15 March 2018: Pressure mounts on the New Zealand Government as academics, journalists, and political commentators criticise the Government's weak response. The Australian Labor Party's Penny Wong slammed New Zealand's response, as did former Australian Prime Minister Tony Abbott. The Australian issues a highly critical editorial, while the family of a MH17 victim joins the chorus of condemnation of Peters' earlier comments denying evidence of Russian involvement in the downing of the plane.
Later afternoon 16 March 2018: Following mounting pressure, Jacinda Ardern and Winston Peters issued a statement on joint letter head, but only using quotes attributed to the Prime Minister, which finally blames Russia for the Salisbury attack - a full three days after New Zealand's allies had already done this. After it's noted by media that none of the quotes in the statement are attributed to Winston Peters, the statement on the Beehive is edited. It's blamed on a mistake by staff.
17 and 18 March 2018: Jacinda Ardern, in her first appearance on Newshub Nation and Q&A for 2018 is drilled on the issue. Ardern takes the weird position that the Salisbury chemical attack "changes things", as if there hadn't been a pattern of growing Russian aggression since the Crimean invasion. Ardern is also out claiming that talks on the Russian FTA hadn't been restarted when its revealed that Russian officials, believed to be trade officials, had met with Winston Peters in Manila the previous year. Weirdly, Ardern begins to articulate the myth that all they were doing wasn't actually trying to pursue a free trade agreement with Russia, just a reduction in non-tariff barriers, even though all her comments up to that point had been about a free trade deal with Russia.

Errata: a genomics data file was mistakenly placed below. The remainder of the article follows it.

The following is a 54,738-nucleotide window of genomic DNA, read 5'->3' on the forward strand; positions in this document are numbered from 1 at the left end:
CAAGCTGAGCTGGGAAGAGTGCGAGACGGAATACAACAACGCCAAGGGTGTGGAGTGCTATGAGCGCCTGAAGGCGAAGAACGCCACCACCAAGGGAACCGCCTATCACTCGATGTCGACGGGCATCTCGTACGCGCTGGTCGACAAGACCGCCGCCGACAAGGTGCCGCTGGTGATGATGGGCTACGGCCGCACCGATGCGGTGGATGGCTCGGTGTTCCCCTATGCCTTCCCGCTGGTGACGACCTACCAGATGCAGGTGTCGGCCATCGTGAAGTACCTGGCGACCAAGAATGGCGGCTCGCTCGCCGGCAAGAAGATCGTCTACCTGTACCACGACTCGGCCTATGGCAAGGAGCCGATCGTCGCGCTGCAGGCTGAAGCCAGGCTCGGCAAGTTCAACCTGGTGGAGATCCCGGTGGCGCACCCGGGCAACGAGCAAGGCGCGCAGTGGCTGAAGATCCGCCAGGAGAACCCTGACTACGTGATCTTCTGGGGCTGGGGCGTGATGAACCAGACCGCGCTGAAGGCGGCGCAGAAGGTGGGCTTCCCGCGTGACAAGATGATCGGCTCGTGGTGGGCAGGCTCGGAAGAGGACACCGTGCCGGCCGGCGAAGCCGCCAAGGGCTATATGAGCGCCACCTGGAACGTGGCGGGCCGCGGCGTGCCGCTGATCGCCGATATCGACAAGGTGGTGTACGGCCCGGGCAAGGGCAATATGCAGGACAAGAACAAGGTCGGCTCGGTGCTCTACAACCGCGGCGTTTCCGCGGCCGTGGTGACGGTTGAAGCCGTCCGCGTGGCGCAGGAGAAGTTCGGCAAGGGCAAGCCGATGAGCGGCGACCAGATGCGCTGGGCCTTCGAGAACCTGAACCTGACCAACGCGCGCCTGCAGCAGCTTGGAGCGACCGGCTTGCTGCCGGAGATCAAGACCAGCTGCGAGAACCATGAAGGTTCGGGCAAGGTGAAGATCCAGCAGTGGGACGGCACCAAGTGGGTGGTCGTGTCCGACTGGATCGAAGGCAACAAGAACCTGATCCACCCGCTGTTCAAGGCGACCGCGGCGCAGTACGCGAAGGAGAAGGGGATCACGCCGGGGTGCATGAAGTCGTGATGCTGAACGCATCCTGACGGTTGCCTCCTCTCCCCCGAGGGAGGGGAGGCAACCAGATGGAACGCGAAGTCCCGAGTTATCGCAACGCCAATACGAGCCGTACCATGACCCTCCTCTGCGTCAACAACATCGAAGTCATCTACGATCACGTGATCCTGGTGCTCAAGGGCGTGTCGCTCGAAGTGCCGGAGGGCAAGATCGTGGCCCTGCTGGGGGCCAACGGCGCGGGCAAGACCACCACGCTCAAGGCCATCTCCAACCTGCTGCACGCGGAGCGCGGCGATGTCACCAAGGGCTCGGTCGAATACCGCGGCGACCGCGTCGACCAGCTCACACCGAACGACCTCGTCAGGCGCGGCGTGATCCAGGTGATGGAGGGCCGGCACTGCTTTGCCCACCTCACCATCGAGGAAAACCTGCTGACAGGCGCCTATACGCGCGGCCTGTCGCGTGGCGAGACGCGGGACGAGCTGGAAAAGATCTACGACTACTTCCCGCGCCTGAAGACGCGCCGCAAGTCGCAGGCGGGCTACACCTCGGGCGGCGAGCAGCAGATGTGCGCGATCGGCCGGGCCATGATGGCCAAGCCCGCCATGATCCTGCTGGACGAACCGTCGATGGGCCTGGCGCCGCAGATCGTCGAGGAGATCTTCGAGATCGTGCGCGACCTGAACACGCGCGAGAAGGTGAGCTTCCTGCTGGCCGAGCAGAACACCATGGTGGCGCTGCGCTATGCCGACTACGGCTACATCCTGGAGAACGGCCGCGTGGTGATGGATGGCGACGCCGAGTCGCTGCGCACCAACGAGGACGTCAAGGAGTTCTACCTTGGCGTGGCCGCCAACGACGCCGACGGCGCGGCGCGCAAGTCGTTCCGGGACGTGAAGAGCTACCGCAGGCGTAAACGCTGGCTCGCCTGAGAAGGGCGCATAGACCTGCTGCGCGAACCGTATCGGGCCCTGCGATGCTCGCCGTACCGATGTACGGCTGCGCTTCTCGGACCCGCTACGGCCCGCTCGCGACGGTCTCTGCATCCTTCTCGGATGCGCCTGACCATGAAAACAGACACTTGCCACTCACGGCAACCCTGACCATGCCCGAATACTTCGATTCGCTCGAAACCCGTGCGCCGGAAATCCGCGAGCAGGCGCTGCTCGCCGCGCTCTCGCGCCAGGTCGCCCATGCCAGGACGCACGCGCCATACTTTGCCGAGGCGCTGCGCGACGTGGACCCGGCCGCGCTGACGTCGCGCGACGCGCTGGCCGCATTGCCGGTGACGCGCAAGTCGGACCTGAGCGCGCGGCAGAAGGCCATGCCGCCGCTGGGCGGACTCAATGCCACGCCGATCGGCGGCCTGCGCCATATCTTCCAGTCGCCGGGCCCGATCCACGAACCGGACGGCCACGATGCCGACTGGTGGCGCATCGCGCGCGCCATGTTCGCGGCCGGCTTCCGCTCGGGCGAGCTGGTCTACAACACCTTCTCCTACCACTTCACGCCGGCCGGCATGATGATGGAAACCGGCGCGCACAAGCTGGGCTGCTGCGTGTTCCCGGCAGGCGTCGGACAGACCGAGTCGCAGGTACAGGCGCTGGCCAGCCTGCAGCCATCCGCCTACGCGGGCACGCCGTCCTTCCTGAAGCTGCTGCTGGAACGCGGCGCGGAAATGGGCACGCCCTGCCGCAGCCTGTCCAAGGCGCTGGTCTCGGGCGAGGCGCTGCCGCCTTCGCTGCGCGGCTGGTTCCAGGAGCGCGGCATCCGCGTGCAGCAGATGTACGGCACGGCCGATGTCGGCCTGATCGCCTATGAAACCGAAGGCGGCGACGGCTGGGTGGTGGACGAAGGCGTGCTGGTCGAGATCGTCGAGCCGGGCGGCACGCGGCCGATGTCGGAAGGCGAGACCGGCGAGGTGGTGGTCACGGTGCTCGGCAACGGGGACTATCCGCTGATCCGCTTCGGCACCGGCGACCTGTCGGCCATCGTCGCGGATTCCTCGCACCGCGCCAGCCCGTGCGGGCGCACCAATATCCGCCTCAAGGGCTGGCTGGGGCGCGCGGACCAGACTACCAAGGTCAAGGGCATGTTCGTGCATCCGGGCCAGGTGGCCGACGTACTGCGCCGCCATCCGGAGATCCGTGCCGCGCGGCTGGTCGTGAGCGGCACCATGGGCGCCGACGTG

19 March 2018: Ardern is once again grilled in her post-Cabinet press conference. Again it's over why the Salisbury attack had changed whether the Russian FTA was a good idea. Oddly, Ardern claims that Winston Peters is the one who first said that the Salisbury attack changed things, that's despite the fact that the Russian FTA was still all go until Friday afternoon when Ardern was quoted in a story by Stuff's Tracy Watkins and Jo Moir that all efforts to restart talks had been halted. In all the other things that were unfolding that week, Ardern's comments at that press conference now seem at odds with both the events of Friday afternoon, and Ardern's own interviews over the weekend. It seems very likely that there was an effort underway to restart free trade talks with Russia, but it was shelved only after Ardern decided it was no longer viable for the Government to keep taking heat over Winston Peters' stance. And there's no evidence Peters ever said that Salisbury changed things with regards to the Russian FTA, the only report of it appears to be Ardern announcing it would be stopped.
20 March 2018: The House sits again and both Ardern and Peters are questioned over the Government's woeful response to Russia the previous week.
21 March 2018: Ardern is again forced to defend Winston Peters' alternative facts around there being no evidence of Russian involvement in downing MH17 or trying to interfere in the US election.